• Administration of compression garments: Compression garments are used for the treatment of ulcers, thrombosis, varicose veins, and more.
• Bowel and catheter care: Catheters may be required for a number of scenarios, from urinary incontinence, to recovering from surgery. Guidance for catheter care is provided for unpaid carers as well as trained professionals.
• Bipap and cough assist machine
• Changing dressing: Dressings may need to be changed to keep wounds sanitary and free from infection.
• Chest/limb physiotherapy: A patient with these needs may have be under direct physiotherapy care, but you may be required to assist them with regular physio exercises.
• Epilepsy management: This may include administering anti-epileptic drugs, dietary control, and assisting with the treatment of side effects.
• Gastrostomy feeding and care: This will often include care for the tube and the skin/stoma around it to keep it infection-free and clean.
• Infusion pumps: This is a medical device used to administer medication to patients. You may need additional training or qualifications in order to carry out this healthcare task.
• Insulin injections: Insulin injections are most commonly used to treat diabetes if the body cannot make sufficient insulin independently.
• Management of asthma attacks: This can include administering an inhaler, oxygen, and reducing common triggers for your patients.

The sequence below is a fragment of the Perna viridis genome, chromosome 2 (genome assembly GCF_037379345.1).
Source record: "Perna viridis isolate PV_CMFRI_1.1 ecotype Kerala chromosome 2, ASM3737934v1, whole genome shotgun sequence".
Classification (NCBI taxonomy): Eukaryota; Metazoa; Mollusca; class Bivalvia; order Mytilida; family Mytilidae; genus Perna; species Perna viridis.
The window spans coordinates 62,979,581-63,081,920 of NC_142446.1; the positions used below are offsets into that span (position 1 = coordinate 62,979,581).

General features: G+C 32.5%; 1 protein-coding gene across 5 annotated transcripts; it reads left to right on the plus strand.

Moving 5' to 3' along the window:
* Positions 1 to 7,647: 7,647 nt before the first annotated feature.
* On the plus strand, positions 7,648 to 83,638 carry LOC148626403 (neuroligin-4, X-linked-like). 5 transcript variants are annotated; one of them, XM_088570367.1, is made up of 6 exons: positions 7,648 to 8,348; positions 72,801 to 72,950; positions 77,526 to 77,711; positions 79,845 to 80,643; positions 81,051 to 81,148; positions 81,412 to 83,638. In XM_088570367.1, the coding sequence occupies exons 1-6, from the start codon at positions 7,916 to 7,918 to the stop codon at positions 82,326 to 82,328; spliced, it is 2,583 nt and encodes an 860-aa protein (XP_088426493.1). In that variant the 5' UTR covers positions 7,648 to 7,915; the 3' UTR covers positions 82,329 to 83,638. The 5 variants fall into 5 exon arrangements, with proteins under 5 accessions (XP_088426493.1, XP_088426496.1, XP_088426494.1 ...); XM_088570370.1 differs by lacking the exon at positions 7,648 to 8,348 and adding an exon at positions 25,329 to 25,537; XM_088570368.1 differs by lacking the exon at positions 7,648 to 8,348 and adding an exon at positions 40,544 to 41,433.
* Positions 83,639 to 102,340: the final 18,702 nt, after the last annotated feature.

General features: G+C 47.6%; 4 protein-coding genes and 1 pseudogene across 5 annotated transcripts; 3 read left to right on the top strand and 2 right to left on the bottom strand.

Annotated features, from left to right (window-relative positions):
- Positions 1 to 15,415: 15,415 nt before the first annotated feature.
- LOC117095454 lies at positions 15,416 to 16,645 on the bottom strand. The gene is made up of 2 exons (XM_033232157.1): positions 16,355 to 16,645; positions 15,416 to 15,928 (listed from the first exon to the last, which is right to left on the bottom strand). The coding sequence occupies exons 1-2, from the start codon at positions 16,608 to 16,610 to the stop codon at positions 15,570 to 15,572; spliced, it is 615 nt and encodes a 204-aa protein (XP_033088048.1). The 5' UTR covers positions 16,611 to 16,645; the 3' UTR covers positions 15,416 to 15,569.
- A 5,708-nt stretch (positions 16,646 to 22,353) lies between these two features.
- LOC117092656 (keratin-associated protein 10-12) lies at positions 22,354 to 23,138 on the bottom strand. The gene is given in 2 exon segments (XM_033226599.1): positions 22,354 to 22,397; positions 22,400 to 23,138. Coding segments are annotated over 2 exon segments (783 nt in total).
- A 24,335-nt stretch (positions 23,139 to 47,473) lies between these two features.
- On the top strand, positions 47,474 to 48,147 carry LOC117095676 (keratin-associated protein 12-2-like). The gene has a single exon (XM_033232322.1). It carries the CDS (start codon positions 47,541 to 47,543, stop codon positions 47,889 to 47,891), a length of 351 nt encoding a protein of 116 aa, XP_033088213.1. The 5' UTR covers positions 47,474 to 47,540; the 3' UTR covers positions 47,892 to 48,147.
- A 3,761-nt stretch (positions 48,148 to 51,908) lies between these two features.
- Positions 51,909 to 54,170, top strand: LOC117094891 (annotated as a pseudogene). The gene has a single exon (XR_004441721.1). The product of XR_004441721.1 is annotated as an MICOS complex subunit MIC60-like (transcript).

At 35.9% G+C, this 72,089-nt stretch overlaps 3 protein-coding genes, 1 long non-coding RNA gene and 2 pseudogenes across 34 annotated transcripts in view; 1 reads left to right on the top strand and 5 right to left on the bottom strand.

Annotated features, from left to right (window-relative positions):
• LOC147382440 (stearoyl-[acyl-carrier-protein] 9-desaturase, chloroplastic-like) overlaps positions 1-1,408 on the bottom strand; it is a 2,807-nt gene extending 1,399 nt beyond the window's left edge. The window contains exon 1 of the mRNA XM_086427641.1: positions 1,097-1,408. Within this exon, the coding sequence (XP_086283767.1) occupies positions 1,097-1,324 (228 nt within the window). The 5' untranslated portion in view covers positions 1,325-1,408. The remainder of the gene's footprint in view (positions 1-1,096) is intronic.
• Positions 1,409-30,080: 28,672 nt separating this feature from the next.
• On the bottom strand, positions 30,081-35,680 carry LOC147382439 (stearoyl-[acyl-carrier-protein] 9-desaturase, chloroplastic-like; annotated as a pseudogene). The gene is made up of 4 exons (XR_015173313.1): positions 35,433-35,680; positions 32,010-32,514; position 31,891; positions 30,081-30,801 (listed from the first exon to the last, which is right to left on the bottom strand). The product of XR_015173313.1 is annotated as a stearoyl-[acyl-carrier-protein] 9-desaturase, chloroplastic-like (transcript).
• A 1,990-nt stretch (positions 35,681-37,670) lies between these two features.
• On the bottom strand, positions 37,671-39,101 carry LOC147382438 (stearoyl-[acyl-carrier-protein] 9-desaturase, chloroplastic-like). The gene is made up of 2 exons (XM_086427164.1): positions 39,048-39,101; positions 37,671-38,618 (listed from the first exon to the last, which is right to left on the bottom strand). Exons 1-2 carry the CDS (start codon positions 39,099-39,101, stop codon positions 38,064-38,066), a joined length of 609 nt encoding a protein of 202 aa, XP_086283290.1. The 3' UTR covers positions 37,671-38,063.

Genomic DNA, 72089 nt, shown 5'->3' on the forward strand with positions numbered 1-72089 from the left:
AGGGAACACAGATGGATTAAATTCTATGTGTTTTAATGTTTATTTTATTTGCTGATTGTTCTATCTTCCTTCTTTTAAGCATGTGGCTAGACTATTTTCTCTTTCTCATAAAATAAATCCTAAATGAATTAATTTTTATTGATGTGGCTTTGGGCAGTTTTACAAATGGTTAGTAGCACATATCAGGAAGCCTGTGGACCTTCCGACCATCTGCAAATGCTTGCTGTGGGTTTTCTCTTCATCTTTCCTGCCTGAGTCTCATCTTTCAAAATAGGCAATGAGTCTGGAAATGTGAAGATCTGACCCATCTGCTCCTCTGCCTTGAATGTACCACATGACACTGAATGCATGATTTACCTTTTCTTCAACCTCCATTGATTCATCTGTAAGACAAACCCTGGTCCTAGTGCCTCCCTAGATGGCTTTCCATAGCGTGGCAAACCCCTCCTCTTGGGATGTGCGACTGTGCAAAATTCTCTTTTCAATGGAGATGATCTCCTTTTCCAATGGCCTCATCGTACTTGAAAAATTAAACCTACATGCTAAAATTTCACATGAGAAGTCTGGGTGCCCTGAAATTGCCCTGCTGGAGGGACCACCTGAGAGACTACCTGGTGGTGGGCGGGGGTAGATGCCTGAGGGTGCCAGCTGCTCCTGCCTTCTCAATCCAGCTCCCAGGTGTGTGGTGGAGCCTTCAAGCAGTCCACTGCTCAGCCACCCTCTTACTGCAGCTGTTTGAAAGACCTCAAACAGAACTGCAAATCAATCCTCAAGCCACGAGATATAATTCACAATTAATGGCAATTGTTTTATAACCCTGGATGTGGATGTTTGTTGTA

• Monitoring vitals including blood sugars
• Naso-gastric feeding and care: This may include cleaning your patients mouth, cleaning where the NG tube goes, changing tape, etc.
• Oral suction/Nasopharyngeal suction: This involves the removal of secretions from the upper airways when patients are unable to do this themselves.
• Allergic reactions and auto injector use
• Urostomy care: An urostomy is a type of surgery where the bladder is removed, so urine then comes out through a stoma (small hole) on your abdomen.
• Ventilator care: This guide provides a helpful overview of what ventilator care may entail.
All of our cover levels include these medical procedures within your direct payments insurance policy as standard.
Self-employed carers are responsible for ensuring you have your own insurance to cover you against the risks that come with being a carer. Provided you have the correct qualifications and training, all healthcare tasks are covered within our insurance policies for self-employed carers.
Are there any medication tasks a carer is not allowed to do?